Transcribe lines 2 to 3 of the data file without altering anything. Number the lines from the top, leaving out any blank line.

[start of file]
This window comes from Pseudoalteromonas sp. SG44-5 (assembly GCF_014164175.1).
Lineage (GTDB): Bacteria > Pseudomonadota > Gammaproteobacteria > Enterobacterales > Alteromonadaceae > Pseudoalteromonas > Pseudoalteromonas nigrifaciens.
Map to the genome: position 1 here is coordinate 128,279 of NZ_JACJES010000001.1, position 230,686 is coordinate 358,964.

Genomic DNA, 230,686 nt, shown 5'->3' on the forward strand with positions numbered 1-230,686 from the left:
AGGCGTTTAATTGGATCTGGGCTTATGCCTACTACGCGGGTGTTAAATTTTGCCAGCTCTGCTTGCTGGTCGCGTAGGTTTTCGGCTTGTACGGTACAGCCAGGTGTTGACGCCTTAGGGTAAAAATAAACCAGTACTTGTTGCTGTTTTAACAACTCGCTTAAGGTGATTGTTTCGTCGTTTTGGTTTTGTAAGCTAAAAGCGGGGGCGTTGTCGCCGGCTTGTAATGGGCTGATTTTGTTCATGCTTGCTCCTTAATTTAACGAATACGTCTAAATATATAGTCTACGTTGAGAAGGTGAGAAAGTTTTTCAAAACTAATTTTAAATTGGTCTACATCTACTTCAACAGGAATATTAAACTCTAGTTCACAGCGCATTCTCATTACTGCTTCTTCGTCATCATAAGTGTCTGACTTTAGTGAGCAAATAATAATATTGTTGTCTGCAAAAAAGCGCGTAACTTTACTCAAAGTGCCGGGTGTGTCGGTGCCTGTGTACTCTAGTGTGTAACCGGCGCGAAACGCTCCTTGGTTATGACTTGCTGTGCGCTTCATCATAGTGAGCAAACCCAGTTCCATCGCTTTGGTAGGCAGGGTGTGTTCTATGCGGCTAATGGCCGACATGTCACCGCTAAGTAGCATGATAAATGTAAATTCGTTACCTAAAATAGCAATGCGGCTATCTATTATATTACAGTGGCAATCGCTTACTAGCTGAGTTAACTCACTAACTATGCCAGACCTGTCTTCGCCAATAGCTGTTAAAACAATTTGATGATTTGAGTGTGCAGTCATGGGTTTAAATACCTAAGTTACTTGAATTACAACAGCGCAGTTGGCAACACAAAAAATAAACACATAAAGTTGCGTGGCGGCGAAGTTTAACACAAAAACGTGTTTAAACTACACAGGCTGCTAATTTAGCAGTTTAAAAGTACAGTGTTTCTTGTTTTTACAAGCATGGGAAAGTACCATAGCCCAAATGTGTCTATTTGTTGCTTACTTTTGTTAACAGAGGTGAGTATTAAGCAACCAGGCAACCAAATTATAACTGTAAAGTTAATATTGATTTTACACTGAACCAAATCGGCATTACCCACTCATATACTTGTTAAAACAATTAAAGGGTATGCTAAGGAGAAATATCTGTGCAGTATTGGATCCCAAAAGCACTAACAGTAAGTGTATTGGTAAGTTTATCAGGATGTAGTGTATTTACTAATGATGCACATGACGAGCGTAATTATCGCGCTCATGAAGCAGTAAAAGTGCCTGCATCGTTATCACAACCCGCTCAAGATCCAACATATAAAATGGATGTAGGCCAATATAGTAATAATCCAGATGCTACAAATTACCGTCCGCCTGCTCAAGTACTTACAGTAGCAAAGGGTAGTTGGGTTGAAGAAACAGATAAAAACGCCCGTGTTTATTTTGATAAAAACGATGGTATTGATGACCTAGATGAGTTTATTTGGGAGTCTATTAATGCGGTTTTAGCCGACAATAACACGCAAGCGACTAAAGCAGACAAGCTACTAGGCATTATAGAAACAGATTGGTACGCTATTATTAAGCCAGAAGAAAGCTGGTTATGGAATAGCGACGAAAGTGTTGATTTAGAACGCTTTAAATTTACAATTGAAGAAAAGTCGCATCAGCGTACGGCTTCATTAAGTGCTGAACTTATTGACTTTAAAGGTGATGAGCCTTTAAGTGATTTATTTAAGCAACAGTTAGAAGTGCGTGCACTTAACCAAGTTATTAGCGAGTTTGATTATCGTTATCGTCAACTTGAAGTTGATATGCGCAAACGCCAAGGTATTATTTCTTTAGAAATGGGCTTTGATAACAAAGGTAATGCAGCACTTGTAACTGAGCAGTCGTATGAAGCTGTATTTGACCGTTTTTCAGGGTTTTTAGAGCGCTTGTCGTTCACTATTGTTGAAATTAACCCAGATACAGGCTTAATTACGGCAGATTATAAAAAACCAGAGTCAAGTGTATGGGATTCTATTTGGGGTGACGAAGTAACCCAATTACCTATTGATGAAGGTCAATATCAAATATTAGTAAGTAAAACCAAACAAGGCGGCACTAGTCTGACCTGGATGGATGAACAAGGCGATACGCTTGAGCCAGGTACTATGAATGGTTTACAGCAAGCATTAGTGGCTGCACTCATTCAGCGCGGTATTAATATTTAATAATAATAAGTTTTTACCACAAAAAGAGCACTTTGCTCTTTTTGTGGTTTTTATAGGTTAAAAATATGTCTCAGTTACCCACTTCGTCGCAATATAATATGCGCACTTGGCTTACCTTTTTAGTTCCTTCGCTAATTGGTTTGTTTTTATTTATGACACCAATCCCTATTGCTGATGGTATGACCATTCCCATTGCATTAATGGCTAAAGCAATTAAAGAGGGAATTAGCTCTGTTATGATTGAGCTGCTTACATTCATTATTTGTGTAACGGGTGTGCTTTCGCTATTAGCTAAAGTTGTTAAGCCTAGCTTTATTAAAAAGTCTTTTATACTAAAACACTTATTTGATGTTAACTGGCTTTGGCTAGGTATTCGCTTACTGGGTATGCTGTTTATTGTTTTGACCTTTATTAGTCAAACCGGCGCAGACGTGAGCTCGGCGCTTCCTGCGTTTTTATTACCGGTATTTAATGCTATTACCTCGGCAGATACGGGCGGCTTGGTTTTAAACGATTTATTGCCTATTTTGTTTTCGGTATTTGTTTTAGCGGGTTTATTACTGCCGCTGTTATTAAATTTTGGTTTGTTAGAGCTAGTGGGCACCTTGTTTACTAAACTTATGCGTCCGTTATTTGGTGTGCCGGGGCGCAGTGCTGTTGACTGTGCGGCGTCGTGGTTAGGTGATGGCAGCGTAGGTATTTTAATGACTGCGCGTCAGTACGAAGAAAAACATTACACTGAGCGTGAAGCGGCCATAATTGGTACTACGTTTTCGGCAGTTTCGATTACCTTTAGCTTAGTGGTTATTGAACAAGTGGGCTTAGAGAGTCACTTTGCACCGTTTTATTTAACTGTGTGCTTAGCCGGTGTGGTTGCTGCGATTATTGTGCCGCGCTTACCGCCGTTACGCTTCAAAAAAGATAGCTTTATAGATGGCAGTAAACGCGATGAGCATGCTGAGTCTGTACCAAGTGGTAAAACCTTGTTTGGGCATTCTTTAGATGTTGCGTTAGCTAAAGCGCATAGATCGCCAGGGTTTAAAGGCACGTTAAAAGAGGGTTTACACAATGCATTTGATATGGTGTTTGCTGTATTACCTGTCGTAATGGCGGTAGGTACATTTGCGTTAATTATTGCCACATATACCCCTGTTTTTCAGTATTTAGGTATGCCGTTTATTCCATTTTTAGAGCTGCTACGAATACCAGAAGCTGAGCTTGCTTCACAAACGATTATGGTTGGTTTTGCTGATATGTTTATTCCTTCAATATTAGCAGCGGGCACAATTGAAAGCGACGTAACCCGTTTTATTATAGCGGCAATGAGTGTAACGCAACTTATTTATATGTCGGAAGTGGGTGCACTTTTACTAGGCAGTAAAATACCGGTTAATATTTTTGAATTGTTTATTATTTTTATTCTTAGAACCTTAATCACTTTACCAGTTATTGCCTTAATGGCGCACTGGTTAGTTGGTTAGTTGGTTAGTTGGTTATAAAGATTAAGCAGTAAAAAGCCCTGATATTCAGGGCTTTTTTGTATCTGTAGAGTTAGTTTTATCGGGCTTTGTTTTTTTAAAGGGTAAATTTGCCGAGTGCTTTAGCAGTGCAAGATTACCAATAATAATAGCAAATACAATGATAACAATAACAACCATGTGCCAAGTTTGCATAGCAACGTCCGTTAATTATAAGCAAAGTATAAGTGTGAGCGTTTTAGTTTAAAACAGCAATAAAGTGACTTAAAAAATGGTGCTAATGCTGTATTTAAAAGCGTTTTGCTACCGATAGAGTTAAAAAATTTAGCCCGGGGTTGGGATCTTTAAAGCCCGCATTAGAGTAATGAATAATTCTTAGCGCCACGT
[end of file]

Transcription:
Lineage (GTDB): Bacteria > Pseudomonadota > Gammaproteobacteria > Enterobacterales > Alteromonadaceae > Pseudoalteromonas > Pseudoalteromonas nigrifaciens.
Map to the genome: position 1 here is coordinate 128,279 of NZ_JACJES010000001.1, position 230,686 is coordinate 358,964.